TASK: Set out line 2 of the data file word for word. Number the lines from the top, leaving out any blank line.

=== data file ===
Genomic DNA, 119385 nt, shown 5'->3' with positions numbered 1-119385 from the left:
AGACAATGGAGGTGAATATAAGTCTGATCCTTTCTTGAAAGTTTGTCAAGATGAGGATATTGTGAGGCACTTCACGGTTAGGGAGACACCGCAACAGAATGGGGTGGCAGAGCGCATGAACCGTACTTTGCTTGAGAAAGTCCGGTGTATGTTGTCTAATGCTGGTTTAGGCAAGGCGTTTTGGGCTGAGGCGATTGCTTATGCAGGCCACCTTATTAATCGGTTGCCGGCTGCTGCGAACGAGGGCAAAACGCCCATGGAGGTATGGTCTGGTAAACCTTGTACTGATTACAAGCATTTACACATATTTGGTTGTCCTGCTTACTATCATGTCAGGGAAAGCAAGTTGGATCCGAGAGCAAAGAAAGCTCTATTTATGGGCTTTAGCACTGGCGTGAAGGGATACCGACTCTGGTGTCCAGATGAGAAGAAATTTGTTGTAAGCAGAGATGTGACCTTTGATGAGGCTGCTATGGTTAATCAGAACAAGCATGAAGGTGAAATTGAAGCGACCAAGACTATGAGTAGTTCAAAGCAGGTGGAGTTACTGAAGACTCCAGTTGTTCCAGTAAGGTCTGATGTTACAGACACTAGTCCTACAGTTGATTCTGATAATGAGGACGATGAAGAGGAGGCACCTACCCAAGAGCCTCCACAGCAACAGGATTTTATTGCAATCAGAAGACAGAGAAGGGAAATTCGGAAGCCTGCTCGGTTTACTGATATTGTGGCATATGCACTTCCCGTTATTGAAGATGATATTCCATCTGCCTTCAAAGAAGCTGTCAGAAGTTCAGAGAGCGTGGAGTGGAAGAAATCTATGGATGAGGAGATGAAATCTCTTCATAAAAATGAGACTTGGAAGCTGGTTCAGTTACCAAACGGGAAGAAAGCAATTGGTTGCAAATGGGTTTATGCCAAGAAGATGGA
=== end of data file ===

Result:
AGACAATGGAGGTGAATATAAGTCTGATCCTTTCTTGAAAGTTTGTCAAGATGAGGATATTGTGAGGCACTTCACGGTTAGGGAGACACCGCAACAGAATGGGGTGGCAGAGCGCATGAACCGTACTTTGCTTGAGAAAGTCCGGTGTATGTTGTCTAATGCTGGTTTAGGCAAGGCGTTTTGGGCTGAGGCGATTGCTTATGCAGGCCACCTTATTAATCGGTTGCCGGCTGCTGCGAACGAGGGCAAAACGCCCATGGAGGTATGGTCTGGTAAACCTTGTACTGATTACAAGCATTTACACATATTTGGTTGTCCTGCTTACTATCATGTCAGGGAAAGCAAGTTGGATCCGAGAGCAAAGAAAGCTCTATTTATGGGCTTTAGCACTGGCGTGAAGGGATACCGACTCTGGTGTCCAGATGAGAAGAAATTTGTTGTAAGCAGAGATGTGACCTTTGATGAGGCTGCTATGGTTAATCAGAACAAGCATGAAGGTGAAATTGAAGCGACCAAGACTATGAGTAGTTCAAAGCAGGTGGAGTTACTGAAGACTCCAGTTGTTCCAGTAAGGTCTGATGTTACAGACACTAGTCCTACAGTTGATTCTGATAATGAGGACGATGAAGAGGAGGCACCTACCCAAGAGCCTCCACAGCAACAGGATTTTATTGCAATCAGAAGACAGAGAAGGGAAATTCGGAAGCCTGCTCGGTTTACTGATATTGTGGCATATGCACTTCCCGTTATTGAAGATGATATTCCATCTGCCTTCAAAGAAGCTGTCAGAAGTTCAGAGAGCGTGGAGTGGAAGAAATCTATGGATGAGGAGATGAAATCTCTTCATAAAAATGAGACTTGGAAGCTGGTTCAGTTACCAAACGGGAAGAAAGCAATTGGTTGCAAATGGGTTTATGCCAAGAAGATGGA